After last week’s triple digit withdrawal, the market saw a bit of relief on the current report with a bearish 59 Bcf draw. Market expectations ranged from 67-77 Bcf, and this week’s pull surpassed last year’s 33 Bcf withdrawal while falling exactly in line with the five-year average at 59 Bcf. The Thanksgiving holiday made for a challenging storage picture, but many of the gains seen over the past several weeks in the NYMEX winter month could certainly see a downward trend as milder weather patterns over the first few days of December are expected. That break may be short-lived however, as colder patterns are already expected to return in key storage regions such as the Midwest and East, which both have contributed to the lion’s share of this week’s withdrawal. With storage levels still below normal, volatile swings of potentially 20-30 cents on the front month contracts aren’t out of the question. The only real question is which way they will go, and fundamental factors like weather are driving these swings more than ever for winter prices.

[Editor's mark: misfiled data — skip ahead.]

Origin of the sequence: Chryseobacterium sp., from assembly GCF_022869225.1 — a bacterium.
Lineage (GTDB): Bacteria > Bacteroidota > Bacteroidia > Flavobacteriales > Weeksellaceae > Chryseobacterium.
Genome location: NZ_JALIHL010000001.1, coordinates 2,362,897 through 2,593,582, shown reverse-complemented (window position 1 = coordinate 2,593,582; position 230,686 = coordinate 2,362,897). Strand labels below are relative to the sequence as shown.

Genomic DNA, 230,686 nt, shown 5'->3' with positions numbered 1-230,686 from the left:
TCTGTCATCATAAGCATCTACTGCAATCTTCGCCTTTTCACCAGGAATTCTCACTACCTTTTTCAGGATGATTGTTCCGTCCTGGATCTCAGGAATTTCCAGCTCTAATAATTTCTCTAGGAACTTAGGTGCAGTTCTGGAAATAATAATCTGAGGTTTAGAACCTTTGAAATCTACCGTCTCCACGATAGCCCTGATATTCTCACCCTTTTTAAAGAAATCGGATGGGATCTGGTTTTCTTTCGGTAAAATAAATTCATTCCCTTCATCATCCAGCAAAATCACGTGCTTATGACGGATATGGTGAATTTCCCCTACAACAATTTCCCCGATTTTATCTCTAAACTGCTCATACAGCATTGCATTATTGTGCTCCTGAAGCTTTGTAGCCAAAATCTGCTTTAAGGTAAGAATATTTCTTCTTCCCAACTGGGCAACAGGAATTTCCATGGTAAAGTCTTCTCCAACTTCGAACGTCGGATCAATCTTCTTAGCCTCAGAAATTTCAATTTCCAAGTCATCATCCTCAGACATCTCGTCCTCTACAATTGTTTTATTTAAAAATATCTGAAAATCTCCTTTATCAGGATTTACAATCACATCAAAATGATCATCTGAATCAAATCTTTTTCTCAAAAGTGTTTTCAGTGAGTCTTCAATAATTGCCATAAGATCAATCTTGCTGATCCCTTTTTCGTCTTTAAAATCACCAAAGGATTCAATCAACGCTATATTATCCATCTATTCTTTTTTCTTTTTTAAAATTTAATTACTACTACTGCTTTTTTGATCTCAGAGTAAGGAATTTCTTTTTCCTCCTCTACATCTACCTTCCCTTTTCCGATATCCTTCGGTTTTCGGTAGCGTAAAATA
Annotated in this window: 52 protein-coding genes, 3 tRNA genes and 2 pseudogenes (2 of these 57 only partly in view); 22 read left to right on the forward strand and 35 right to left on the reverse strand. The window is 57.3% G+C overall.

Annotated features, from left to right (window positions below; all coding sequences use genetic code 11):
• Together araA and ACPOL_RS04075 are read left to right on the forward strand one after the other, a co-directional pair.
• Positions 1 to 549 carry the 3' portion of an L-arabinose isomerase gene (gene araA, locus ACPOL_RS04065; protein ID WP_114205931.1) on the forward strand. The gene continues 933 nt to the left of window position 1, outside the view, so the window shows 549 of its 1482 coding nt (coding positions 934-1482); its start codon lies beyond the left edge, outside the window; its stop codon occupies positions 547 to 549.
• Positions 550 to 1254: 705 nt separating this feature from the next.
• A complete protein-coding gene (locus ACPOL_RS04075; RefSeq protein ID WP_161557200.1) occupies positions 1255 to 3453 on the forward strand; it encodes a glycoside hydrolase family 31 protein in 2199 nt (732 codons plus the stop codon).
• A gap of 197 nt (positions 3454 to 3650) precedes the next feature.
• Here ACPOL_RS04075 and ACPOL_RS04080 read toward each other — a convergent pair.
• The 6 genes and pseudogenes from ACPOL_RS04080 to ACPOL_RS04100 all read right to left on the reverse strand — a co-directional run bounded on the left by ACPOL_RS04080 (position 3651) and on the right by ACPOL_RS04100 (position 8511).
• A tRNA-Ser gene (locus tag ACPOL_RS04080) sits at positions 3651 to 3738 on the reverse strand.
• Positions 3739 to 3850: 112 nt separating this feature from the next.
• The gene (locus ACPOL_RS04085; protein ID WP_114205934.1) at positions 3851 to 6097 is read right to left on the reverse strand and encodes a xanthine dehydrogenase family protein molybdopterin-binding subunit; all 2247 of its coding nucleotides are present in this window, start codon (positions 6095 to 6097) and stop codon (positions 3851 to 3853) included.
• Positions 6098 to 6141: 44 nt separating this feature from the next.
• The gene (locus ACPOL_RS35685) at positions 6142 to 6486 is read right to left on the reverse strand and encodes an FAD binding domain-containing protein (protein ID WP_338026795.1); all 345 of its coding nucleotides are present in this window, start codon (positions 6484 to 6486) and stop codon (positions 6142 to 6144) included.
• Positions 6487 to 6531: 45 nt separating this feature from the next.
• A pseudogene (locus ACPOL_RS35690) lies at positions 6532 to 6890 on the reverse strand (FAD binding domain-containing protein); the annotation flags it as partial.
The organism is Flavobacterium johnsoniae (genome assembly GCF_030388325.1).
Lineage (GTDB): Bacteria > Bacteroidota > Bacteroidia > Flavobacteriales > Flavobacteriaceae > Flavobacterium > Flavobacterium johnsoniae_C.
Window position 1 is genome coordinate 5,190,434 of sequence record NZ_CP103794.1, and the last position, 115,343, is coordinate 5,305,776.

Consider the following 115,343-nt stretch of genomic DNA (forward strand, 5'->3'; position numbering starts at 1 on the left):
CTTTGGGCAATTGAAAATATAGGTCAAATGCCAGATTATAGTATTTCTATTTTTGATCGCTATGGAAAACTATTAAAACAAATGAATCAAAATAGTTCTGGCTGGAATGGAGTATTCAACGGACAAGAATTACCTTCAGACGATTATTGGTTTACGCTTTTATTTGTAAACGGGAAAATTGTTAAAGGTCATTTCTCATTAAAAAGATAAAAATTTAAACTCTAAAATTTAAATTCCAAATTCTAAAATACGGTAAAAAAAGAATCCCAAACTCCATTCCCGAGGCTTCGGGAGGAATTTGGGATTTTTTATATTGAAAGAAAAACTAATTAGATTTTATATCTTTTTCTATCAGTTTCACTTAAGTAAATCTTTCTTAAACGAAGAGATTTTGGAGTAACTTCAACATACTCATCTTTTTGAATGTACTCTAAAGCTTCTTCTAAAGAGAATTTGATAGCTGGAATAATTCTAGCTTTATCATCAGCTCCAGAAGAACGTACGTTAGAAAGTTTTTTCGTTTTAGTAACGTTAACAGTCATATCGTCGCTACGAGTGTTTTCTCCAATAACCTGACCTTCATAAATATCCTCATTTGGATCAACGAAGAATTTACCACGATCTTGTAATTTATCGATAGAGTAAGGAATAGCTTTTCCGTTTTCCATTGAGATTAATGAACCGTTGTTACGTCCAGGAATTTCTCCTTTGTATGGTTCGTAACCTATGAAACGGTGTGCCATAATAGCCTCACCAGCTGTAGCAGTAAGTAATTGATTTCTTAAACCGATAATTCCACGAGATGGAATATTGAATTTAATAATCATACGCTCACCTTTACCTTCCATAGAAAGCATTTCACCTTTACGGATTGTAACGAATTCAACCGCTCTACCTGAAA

Working natural gas in storage currently stands at 3,054 Bcf, which is 644 Bcf (17.4%) lower than this time last year and 720 Bcf (19.1%) lower than the five-year average.
The January 2019 NYMEX Futures price began the day around $4.54/MMBtu prior to the report’s release, but has since dropped to $4.52/MMBtu after the report was posted.
Outlook for the Balance of Storage Season:
The graph below compares historical 12, 24 and 36 month strip prices and storage levels for the past 5 years.
The following table shows the injection numbers we will need to average by week to hit selected historical levels:
The following two graphs show current natural gas in storage compared to each of the last 5 years and weekly storage averages and patterns.
The graph below shows the injections through the current week over the past 5 years.
Finally, the graphics below depicts the 6 to 10 day temperature range outlook from the National Weather Service.
Current Week’s Outlook